Last Sunday, tens of thousands of people, young and old, marched through the streets of Manchester in protest of austerity, government cuts, and government policies such as the renewal of Trident.
It was inspiring to see people come together to clearly express their discontent and dissatisfaction, and bring certain important grievances to light, particularly problems that affect the least represented in society.
The unity portrayed by the ‘haves’ standing alongside the ‘have-nots’ was enough to give any cynic some hope that there is another way.
It was even described by one commentator as like a “family day out,” with children coming along with their parents and the march being, on the whole, fairly calm and peaceful.
Unsurprisingly, there were some less savoury moments throughout the day. It’s a credit to the peacefulness of the march that only four arrests were made, but police, journalists, and even Owen Jones received unnecessary abuse from over-zealous protesters.
The news that a young Conservative delegate, in fact a University of Manchester student, took an egg to the forehead was national news within hours. When two Telegraph journalists were spat at by a demonstrator, this also caused outrage.
These actions are condemnable and significantly reduce the credibility of the movement as a whole. However, without in any way excusing them, actions like these are inevitable at such events.
The ability of people to express valid opposition to the actions of government has been reduced steadily over time by those in power, until effectively the only way that remains is united movements like Sunday’s march.
Our broken electoral system, and a tendency for MPs to base their actions in Parliament solely on appealing to a certain bloc of voters, means that those who struggled to have their voice heard in the past now have even less influence. The only formal method of effecting change now is to wait until the next General Election,
The ability to move as a unified front against injustice is the last resort of the disabled, the desperately poor, and other minorities in society. These causes are also picked up by activists including unions, students, and those on the fringes of the political spectrum.
However, as soon as people come together in their thousands, a mob mentality begins to develop. Furthermore, for certain troublemakers, the possibility of causing a ruckus by throwing an egg at a young Tory for example, without being identified, is too tempting.
“Typical,” many will say. “Left-wingers think that they disrupt the democratic process. And say what they want about those who don’t agree with them.” But protest isn’t just a temper tantrum at something not going your way. It’s simply the only way to attract the attention of the country.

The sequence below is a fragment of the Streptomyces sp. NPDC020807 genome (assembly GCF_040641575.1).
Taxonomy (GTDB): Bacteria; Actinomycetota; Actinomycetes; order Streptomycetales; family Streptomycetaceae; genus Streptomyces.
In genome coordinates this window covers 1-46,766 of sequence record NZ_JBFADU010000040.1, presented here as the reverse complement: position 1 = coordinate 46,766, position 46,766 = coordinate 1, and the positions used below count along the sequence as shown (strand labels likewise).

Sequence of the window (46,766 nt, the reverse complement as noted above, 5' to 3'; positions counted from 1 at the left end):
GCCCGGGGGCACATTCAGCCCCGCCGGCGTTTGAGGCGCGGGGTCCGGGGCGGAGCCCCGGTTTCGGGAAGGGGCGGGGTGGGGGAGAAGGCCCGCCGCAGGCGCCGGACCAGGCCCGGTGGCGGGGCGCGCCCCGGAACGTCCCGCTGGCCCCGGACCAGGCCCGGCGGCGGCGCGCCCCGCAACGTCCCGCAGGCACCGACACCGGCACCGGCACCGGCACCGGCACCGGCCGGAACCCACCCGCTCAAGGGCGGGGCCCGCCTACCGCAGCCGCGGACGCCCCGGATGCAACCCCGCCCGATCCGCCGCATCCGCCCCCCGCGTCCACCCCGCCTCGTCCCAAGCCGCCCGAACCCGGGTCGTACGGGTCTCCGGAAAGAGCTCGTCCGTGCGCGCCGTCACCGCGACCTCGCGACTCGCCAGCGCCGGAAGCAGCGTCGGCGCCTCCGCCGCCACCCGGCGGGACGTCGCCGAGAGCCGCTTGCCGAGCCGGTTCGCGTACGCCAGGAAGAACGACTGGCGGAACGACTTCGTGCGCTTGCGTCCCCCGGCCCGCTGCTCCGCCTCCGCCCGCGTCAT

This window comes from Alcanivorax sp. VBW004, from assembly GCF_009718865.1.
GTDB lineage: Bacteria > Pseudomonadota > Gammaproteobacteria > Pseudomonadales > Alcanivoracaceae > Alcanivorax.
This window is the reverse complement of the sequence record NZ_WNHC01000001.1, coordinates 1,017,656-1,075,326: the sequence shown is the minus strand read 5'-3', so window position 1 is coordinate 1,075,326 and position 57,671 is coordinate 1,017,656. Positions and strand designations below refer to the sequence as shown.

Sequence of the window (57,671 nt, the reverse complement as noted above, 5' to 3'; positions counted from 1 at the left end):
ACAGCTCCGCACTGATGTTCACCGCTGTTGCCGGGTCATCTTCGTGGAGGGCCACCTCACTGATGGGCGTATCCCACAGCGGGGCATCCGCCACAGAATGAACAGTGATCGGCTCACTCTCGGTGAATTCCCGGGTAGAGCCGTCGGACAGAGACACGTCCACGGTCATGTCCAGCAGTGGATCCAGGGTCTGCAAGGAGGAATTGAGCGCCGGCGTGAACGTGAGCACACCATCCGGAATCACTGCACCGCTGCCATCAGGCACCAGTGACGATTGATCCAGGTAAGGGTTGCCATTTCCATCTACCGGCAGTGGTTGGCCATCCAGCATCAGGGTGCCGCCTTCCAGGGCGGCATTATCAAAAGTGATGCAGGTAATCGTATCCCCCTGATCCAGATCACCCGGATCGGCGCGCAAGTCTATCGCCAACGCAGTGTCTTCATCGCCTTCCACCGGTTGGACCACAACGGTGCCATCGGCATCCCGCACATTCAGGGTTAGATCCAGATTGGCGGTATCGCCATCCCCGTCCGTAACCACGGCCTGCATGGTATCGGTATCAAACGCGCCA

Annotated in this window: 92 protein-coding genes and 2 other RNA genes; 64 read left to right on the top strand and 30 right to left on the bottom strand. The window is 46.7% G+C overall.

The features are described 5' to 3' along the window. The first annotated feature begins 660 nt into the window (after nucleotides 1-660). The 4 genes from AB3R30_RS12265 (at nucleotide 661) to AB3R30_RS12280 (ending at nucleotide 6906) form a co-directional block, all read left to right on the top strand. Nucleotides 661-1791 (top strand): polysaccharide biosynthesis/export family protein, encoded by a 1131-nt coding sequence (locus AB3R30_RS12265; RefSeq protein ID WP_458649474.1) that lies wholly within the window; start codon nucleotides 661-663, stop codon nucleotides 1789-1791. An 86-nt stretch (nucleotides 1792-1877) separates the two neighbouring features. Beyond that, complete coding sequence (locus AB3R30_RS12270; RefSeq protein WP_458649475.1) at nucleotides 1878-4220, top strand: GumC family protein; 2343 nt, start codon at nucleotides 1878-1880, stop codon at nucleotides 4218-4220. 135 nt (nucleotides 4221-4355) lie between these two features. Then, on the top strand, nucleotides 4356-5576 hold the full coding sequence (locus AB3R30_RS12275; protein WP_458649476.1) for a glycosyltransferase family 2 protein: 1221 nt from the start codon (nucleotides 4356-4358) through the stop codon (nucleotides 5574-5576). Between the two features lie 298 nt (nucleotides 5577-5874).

People are rightfully angry. No state has a populace who are all content with what’s going on in the upper tiers of power, and this government has made a habit of cutting help to the most vulnerable in society. So when chants such as “Tory scum” begin, I’d imagine that a lot of people are heavily influenced into joining.
When one person breaks ranks, it’s not a surprise that people who have consistently been belittled, ignored, and victimised are sparked into joining them.
The more this recursive action of pressure and reaction occurs, the more an outside viewer looking in sees an indiscriminate mob of shouting, spitting left-wingers.
And these wrongful actions of the few receive the same amount of media attention as the fact that 60,000 turned out onto Manchester’s streets in an attempt to be heard.
When you’re on the receiving end of a protest, the best thing to could hope for is for someone to overstep the line between reasonable and unacceptable. Immediately, you can paint those on the streets as anti-democratic, violent and petty.
But if you’re organising or supporting the protest, then all you can do is hope that people remember that the ultimate goal of your campaign is recognition, and that those who jump at the opportunity for a little public disobedience will stay away.
We need to recognise and uphold the power of the protest, but we also deserve a better method to show dissent than simply waiting until another candidate for local MP comes along.
We need a way of asking for change that doesn’t lead us blindly down the path that will let us easily be tarnished as ideologues just looking to make trouble. Unfortunately, I do recognise the irony inherent in asking for this when I’ve explained that we don’t have it. That’s the Catch-22 of the situation, so all we can do is keep demanding it.
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